Cycles of Life

Even in an increasingly secular world, the church is still called upon to validate major events in our life cycle, such as marriages and graduations. But the two life cycle events par excellence are birth and death. No one enters this world except via the former, and no one exits this world except via the latter.

This is no less true in the light of the Christian doctrine of the life everlasting. Christian faith does relativize our earthly life cycle in the light of God’s eternity, but we enter the life everlasting only by way of this life. Christ lived and died and rose again for us in this life. And we respond in faith to his saving work on our behalf in this life.

Most major traditions of historic Christian faith recognize the birth of a child via baptism or christening, symbolizing the child’s inclusion in the Family of Faith. We Baptists and related traditions in the “evangelical” wing of Anglo-American Protestantism and — increasingly — emerging churches around the globe, reserve baptism — as per our reading of scripture (Acts 8: 26–39, 10: 34–48, 16: 25–34) — for those who have confessed for themselves faith in Jesus Christ. But we gladly and joyfully dedicate our children to the Lord before the congregation, and pledge ourselves to support the new parents as they endeavor to raise this child “in the discipline and instruction of the Lord” (Ephesians 6:4).

And when the saints of God, our fellow brothers and sisters in the Lord, are called ahead to the Lord’s more direct presence, whether early or late, we celebrate their lives in the midst of the congregation, giving thanks for them and offering compassionate support to all who grieve them. Often persons who are not explicitly part of the household of God are present at these two universal life cycle events, as we acknowledge before our Creator and Redeemer both the beginning and the end of life. Here the Church speaks to universal human experience; I pray that we speak well.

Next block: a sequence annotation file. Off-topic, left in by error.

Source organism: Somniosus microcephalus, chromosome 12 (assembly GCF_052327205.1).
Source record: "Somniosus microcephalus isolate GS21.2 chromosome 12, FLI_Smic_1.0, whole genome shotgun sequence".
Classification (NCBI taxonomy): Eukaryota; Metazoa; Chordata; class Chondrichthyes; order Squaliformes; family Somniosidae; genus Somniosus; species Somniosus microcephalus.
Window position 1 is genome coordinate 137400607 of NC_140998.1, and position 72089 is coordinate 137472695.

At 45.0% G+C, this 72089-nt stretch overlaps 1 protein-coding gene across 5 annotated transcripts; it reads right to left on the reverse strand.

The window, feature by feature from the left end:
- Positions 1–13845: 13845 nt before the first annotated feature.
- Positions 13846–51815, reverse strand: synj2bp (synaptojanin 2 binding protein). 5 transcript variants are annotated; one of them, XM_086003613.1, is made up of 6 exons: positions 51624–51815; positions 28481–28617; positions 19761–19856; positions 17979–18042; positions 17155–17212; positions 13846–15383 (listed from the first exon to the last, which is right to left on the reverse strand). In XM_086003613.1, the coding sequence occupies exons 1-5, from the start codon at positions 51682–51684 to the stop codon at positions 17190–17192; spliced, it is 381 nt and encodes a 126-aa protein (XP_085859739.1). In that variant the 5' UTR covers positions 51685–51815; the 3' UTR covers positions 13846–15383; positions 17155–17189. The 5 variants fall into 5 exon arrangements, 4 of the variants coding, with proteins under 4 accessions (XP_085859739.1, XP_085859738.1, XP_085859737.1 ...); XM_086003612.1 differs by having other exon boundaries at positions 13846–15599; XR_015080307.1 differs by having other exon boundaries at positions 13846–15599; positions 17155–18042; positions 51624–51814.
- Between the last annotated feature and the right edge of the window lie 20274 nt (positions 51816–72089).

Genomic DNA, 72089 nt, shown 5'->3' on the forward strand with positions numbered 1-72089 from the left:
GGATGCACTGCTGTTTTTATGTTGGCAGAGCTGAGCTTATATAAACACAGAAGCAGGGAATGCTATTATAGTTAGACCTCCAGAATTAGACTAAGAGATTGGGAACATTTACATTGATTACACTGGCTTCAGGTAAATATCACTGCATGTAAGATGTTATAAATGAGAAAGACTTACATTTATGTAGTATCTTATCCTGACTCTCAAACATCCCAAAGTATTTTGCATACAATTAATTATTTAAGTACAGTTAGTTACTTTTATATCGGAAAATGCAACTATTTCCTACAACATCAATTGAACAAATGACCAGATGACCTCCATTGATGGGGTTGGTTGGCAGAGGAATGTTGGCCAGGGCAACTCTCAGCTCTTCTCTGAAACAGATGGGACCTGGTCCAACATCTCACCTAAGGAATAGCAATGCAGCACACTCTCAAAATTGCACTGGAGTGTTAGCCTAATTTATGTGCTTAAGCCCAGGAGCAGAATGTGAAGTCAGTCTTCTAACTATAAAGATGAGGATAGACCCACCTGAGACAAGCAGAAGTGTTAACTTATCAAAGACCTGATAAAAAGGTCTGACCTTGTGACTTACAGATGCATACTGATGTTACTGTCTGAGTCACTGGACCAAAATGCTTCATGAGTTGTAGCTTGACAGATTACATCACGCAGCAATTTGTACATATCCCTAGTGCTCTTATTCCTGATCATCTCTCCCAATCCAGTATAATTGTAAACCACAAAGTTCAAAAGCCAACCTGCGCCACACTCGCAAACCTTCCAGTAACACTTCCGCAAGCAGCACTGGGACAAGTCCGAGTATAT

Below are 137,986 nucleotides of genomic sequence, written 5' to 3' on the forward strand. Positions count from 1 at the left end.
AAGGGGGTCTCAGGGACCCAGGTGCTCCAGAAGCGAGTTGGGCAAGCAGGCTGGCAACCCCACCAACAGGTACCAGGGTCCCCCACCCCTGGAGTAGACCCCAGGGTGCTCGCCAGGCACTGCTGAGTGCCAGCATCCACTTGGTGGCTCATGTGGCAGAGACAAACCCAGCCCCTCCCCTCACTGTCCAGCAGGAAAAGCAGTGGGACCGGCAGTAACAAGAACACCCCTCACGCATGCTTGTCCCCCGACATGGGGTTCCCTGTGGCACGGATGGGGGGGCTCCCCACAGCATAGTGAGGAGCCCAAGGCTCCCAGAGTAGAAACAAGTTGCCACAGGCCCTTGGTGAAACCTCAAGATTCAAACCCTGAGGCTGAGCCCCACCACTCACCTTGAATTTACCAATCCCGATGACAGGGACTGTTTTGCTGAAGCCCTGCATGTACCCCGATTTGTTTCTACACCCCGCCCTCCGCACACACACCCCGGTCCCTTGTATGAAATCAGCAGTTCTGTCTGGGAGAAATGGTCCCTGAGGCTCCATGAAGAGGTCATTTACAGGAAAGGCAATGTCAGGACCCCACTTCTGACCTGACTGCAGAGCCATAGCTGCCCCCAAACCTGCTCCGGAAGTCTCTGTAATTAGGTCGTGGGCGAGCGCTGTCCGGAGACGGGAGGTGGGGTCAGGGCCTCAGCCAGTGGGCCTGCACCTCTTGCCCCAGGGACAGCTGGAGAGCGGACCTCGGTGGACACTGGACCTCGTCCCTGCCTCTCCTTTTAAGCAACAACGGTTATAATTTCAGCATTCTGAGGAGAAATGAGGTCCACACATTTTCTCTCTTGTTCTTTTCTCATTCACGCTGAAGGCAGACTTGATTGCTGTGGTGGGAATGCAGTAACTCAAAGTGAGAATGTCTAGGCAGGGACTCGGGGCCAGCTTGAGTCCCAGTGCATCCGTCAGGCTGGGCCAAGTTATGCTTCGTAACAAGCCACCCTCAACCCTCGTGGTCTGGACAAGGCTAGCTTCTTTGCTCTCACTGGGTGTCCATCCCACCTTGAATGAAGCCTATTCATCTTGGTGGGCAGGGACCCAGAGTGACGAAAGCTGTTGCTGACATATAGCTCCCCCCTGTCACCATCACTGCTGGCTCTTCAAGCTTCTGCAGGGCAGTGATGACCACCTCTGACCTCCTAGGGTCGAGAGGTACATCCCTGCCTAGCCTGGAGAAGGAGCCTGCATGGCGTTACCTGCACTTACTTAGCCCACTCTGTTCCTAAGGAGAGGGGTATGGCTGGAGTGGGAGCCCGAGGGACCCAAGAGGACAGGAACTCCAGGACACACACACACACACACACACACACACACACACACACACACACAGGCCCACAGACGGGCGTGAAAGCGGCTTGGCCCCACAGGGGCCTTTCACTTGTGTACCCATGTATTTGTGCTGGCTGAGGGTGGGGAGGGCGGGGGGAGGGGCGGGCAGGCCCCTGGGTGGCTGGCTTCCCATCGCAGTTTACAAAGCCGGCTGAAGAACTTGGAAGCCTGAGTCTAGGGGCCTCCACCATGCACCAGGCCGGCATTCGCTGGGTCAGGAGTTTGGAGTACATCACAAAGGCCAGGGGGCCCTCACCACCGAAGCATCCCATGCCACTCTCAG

From March through June of this year First Baptist Church celebrated the lives of four beloved, longtime members of our congregation: Rosie and Bob McAllister, Alexis Bishop and Zelma Stelle. Each of them had gone in and out before the Lord and his people for more than ninety years. We feel diminished by their loss, in spite of our faith. But during this same period of time — more precisely, from May through July — four first-born children arrived to parents connected to our congregation: Christian Otsuki, Michael Baranovich, Eleanor Greer and Adelynd Newberg.

Times are changing all around us; commentators ruminate upon the “decline” of the Church, and — truth be told — these four sets of new parents are far less likely to stay put in one community and one congregation for decades, as did the four senior saints we just named. But Christ himself promised that his Church would endure, and would represent and bear witness to him through all the changes of history, politics and culture (Matthew 16: 18–19). God and his Christ are faithful through the cycles of our lives. May we offer our grateful faithfulness in return.

—Dr. David L. Wheeler